Each international employee with a permanent contract (that excludes PhD candidates and postdocs) must learn Dutch. Dutch employees must master the English skills necessary for their work. How well they must speak English depends on the work they do, but the bottom line is that  UU employees should be able to understand and read both English and Dutch, enabling overall communication.

Luistertaal and courses
The official language of the meetings of service councils, faculty councils and the University Council will be Dutch, but everyone involved in co-determination bodies is expected to be able to understand and speak both Dutch and English. Switching to English altogether, like some University Council members have proposed, is off the table. “We assume that anyone actively participating in co-determination bodies has been here for a few years and speaks Dutch at a certain level”, says the draft plan. Councils will be allowed to speak English in their meetings when they have specific reasons for it, like an educational committee comprising international students and researchers.

The university will stimulate all employees and students to improve their language skills by offering them a series of Dutch and English courses. International students should have access to a free Dutch course until they are able to socialise in that language. Study programmes are expected to point students in the right direction. Dutch students looking to improve their skills in their mother tongue in order to reach an academic level will also have access to courses, though these may not be free.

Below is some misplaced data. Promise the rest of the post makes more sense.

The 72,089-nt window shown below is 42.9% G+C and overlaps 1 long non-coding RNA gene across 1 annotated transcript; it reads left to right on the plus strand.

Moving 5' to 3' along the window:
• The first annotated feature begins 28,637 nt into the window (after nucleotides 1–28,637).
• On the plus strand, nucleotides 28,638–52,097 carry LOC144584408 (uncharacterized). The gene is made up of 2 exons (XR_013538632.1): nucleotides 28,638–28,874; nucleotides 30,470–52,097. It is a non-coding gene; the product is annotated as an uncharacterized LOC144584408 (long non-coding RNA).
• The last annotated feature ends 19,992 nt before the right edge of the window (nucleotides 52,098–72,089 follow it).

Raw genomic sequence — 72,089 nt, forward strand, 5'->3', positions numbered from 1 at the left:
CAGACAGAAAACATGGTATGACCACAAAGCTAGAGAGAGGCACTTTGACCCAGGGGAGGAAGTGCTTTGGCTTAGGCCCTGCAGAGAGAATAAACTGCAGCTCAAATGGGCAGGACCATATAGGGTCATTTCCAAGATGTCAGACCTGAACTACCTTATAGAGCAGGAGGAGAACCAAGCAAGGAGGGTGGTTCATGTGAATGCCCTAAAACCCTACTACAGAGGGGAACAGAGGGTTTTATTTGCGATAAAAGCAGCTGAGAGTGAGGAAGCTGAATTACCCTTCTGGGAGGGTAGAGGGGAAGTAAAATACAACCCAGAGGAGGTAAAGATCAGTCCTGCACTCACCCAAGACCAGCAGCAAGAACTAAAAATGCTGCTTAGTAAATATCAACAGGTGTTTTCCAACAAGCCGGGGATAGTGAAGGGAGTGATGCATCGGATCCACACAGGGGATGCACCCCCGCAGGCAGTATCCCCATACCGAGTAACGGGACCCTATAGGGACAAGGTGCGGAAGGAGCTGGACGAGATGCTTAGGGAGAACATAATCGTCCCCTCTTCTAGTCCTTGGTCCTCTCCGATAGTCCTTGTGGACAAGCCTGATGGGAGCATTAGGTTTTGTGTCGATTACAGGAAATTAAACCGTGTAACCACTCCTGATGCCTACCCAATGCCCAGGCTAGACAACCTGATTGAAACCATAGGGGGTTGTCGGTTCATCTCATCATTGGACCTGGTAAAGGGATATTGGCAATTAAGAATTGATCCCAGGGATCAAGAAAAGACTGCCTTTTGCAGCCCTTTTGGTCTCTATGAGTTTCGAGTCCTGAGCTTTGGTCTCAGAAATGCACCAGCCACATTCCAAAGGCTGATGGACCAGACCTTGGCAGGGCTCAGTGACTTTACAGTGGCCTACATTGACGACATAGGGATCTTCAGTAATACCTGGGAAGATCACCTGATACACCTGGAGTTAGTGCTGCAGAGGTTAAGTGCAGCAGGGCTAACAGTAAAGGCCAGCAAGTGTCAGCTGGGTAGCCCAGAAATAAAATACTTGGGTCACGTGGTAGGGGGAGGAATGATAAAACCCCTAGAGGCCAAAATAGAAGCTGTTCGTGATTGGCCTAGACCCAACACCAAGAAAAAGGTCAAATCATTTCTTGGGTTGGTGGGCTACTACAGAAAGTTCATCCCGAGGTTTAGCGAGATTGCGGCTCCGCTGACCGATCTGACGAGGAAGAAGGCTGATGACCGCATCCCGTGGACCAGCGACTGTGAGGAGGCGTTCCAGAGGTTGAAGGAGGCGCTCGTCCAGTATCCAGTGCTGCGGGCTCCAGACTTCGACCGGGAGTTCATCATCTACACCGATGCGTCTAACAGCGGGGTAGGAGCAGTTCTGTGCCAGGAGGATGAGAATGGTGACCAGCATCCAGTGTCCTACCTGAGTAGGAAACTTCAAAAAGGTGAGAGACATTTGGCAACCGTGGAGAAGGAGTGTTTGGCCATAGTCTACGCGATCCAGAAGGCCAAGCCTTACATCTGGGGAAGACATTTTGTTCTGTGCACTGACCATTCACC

Comments and concerns
The University Council has some comments and concerns about the execution of the language policy plan. Most of them were about the English skills of Dutch students. The council was doubtful about the level Dutch students start with, which may cause problems during discussions in an English-taught course within a Dutch-taught programme. Besides, some Dutch students might have such poor English skills that they might not be able to understand the lecturers.

Another comment concerned the willingness of international colleagues to learn Dutch “if their courses are taught in English anyway”. Council members also remarked that the ever-increasing use of English in the workplace might cause colleagues who don't speak English to feel excluded. Regarding co-determination bodies, the question was whether the use of interpreters would continue to be an option.

These questions will be certainly addressed once again, in the next meeting about the language policy.